These newly revealed Super Bowl NFTs are catching the eye, and not always for the right reasons. One of the most-watched sports events in the world, all eyes will be on Los Angeles for Super Bowl LVI, the huge American Football event this month. NFTs are being embraced by most companies involved. Even the NFL itself is offering its ticket stubs as NFTs.
Adoption at the Super Bowl means NFTs are becoming mainstream, but don't feel like you are being left behind, read our What Are NFTs? guide for the lowdown on the rise of non-fungible tokens.
The crypto world is going big for this year's sports event. This includes FTX, a crypto exchange that will broadcast its first Super Bowl ad (FTX previously advertised with Tom Brady). One of the largest exchanges, Crypto.com, is planning to run a number of ads, too. This isn't coming cheap, according to AdAge a 30-second spot this year is worth an estimated $6.5 million.
No wonder Super Bowl LVI is being called the 'Crypto Bowl'. Below is what the event's commemorative NFTs look like for the lucky few who get one (remember, though – just to buy a ticket to Super Bowl LVI costs thousands of dollars).
Adoption: NFL offers NFT collectible to ticketholders of the superbowlThe National Football League will give a commemorative non-fungible token to every fan who purchases a ticket for Super Bowl LVI in Los Angeles next month. pic.twitter.com/74thiBAnTAJanuary 25, 2022
But this isn't the full story. While those official NFL NFT tickets look swish, some of the other NFT projects don't fare so well. Let's take a look at the Super Bowl NFTs: The good, the bad, and the ugly…
Super Bowl NFTs: The good
Rolling Stone's NFT collection is leading the way on how to do NFTs the right way, and even better on how to promote the Super Bowl while at it. The famous magazine brand is back at this year's Super Bowl with Super Bowl Live, a music party to be held ahead of the game.
Rolling Stone has teamed up with cryptocurrency exchange and wallet provider Coinbase to present a limited drop of NFTs from some of the best graphic designers and digital artists currently working.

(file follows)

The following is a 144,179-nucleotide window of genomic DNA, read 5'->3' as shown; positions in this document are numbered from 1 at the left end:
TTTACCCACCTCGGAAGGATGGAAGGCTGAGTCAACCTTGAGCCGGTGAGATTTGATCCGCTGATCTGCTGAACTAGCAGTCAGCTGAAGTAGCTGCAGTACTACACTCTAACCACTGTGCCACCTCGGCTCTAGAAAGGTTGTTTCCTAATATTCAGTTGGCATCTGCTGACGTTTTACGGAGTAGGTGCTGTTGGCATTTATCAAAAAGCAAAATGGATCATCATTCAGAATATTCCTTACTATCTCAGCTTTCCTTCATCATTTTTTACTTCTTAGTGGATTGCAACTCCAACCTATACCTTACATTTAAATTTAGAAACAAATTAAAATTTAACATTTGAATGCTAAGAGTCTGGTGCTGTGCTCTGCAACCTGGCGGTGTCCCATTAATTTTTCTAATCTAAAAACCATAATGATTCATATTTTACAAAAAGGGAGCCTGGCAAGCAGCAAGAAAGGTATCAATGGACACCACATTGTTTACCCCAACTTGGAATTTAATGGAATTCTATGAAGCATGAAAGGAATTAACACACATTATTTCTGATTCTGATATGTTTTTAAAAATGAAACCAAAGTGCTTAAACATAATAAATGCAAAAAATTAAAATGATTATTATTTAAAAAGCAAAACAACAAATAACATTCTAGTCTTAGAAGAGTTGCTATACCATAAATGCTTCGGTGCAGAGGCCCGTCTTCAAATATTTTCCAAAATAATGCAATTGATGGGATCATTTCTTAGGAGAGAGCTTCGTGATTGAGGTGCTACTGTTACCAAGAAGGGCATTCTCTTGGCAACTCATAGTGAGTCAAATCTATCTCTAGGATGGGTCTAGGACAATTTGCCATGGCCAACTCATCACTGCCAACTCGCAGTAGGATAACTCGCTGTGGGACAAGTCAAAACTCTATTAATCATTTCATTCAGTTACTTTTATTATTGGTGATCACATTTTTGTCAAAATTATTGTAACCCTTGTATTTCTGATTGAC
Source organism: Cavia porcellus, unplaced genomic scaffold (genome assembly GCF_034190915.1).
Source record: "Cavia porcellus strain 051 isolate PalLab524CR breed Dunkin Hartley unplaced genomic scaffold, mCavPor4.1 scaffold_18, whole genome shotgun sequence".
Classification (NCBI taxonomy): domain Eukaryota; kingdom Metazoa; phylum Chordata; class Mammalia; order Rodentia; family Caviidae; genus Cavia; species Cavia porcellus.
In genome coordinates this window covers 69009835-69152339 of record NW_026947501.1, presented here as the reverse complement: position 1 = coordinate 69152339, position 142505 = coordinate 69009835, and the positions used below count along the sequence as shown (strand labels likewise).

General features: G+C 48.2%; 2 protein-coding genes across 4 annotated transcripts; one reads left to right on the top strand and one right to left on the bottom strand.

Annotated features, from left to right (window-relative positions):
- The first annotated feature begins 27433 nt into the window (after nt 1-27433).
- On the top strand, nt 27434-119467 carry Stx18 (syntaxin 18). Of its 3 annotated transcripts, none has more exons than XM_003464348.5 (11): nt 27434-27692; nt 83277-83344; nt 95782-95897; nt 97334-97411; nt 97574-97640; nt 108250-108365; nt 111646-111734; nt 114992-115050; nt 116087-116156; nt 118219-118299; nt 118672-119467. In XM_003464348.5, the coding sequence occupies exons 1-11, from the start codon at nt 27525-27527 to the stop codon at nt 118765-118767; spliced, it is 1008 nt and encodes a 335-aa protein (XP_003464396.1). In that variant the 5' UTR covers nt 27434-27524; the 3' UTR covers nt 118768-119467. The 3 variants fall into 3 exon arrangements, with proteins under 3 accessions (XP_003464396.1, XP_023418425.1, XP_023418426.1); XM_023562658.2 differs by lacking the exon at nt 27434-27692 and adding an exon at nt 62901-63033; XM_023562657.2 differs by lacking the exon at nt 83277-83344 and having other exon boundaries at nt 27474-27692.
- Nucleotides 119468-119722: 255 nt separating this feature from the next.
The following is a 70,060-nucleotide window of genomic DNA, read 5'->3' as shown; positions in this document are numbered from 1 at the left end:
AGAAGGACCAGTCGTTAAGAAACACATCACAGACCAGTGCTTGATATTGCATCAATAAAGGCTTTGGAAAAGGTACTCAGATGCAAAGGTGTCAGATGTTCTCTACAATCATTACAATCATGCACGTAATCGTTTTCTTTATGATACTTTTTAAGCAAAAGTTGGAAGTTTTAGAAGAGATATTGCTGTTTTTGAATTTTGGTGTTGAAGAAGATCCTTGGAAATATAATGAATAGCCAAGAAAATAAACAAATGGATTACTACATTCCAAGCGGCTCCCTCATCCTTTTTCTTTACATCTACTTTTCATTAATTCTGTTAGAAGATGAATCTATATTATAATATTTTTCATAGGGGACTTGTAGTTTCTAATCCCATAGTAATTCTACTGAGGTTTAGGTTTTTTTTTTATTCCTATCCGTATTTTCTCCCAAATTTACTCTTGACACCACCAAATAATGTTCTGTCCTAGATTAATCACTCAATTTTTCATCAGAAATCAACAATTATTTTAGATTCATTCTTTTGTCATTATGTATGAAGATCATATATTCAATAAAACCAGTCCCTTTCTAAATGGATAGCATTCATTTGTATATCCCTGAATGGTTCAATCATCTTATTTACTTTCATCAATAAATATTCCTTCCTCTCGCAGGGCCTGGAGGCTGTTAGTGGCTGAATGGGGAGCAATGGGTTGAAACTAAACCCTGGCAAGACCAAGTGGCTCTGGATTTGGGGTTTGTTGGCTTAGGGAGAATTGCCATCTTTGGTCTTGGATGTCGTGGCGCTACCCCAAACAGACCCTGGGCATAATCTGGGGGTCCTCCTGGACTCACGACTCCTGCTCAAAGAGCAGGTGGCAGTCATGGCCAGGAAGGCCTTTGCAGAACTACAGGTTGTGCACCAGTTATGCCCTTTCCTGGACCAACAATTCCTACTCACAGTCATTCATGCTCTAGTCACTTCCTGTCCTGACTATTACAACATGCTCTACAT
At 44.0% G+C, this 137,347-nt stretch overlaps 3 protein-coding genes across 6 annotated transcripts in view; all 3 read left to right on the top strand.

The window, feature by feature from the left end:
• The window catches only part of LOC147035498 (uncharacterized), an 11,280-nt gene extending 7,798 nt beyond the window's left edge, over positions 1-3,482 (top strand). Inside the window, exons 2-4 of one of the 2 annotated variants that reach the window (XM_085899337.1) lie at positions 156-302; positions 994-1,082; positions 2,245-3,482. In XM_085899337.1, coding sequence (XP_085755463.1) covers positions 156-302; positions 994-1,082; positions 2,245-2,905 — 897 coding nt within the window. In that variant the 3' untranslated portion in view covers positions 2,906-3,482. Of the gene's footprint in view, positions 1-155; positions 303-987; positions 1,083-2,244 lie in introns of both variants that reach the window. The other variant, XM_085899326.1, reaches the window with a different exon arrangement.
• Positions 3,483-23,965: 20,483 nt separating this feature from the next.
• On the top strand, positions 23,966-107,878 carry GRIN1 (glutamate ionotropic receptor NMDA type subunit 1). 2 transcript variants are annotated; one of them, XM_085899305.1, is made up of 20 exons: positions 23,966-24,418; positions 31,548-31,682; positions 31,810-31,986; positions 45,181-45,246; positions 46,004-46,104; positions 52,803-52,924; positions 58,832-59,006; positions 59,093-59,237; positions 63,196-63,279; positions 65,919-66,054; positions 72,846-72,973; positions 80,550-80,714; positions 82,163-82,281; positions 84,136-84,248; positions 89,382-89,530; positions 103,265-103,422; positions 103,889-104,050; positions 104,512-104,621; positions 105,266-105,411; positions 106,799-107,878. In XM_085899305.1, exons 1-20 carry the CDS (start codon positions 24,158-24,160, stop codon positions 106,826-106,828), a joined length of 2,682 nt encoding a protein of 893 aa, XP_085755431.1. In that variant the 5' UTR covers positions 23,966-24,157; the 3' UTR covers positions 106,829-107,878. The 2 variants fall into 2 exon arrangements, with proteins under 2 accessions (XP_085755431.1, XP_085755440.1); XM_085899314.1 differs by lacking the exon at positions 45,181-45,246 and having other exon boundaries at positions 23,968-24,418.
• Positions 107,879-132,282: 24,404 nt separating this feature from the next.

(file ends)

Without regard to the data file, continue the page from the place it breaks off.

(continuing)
The NFT art collection includes pieces from the explicitly inclusive Deadfellaz, as well as Boss Beauties (whose sales will help support My Social Canvas, a nonprofit providing scholarships, mentorship, and internships to young women), and Afrofuturism graphic designer Jeff Manning.
Rolling Stone's collection features 12 of NFTs most influential artists, and this is definitely a Super Bowl NFT 'good'.
Super Bowl NFT: the bad
This is a new one for us, an 'edible NFT' that maker Frank's RedHot is calling an eNFT. Those marketing scamps are really trying hard here to make headlines during the 'Crypto Bowl'. And it's kinda bad.
What is a Frank's RedHot edible NFT? Well, it's not. Really. Lovers of Frank's RedHot wings can scan in the code on the packaging as the chow-down on the meaty snacks, earning Bonecoin, a "wing-based currency" according to the press release.
The more hot wings you eat, the more Bonecoin you collect and the fan with the most tokens at the end of the Super Bowl will be awarded an NFT. While this will be a rare NFT, it's gonna cost you a lot in hot wings.
Super Bowl NFT: the ugly
The brewer of Bud Light is gearing up for the Super Bowl with an NFT that's also metaverse-ready. Bud Light Next is the brewer's first-ever zero carb beer, and it's celebrating the fact with an NFT drop – the Bud Light N3XT Collection on 7 Feb.
"As we usher in a new era of beer with the launch of Bud Light NEXT, we’re simultaneously seeing a revolutionary shift in the way brands engage with people on the internet,” said Corey Brown, Sr. (opens in new tab) digital director for Bud Light in a statement.
The collection of 12,722 NFTs will enable buyers to vote on future Bud Light merchandise and events. Colour us cynical, but we just see this as a marketing grab to promote a beer. No doubt we'll be seeing more of this as major brands try to find their feet in the metaverse and world of NFTs.